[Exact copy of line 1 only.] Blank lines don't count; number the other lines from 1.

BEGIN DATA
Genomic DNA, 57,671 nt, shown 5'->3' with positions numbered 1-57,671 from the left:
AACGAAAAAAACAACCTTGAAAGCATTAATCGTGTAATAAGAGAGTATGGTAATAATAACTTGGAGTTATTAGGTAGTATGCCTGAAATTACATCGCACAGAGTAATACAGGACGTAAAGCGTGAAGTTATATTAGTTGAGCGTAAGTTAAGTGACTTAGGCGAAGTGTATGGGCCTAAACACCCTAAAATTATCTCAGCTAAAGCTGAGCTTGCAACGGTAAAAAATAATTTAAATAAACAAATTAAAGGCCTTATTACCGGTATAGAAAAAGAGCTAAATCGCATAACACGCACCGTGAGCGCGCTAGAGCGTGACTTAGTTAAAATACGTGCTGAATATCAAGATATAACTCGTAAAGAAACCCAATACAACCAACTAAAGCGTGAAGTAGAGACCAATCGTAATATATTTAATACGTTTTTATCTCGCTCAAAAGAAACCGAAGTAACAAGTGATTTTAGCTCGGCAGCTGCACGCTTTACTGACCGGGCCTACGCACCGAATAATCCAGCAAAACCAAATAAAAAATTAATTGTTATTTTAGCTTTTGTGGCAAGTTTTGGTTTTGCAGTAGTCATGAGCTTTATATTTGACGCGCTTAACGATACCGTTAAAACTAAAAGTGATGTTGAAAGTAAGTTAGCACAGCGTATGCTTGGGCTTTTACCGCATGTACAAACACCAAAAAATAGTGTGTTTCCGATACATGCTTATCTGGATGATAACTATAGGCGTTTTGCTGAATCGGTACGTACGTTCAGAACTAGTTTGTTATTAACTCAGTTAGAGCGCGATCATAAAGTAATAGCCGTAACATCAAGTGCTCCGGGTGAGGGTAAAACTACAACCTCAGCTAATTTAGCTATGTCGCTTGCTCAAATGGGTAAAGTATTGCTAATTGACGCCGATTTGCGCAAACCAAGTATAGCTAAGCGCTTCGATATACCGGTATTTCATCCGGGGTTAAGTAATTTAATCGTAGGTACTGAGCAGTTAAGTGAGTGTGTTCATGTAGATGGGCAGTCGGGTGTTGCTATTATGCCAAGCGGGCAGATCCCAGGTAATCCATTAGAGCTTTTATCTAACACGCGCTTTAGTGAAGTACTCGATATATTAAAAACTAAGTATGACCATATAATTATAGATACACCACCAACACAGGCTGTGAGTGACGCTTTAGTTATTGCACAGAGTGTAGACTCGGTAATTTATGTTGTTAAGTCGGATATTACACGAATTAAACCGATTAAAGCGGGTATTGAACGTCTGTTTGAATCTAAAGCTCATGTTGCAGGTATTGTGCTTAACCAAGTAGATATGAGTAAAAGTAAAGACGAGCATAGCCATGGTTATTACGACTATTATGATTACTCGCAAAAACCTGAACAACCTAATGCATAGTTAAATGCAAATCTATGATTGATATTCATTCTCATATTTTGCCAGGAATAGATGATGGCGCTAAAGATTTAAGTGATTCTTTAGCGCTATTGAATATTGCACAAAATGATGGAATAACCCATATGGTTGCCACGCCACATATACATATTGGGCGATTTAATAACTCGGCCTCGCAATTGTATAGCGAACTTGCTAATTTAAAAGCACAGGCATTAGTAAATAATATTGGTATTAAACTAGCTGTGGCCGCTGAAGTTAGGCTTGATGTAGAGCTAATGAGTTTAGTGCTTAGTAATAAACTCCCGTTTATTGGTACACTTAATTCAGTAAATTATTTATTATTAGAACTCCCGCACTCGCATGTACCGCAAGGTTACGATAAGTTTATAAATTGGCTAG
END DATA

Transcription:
Genomic DNA, 57,671 nt, shown 5'->3' with positions numbered 1-57,671 from the left: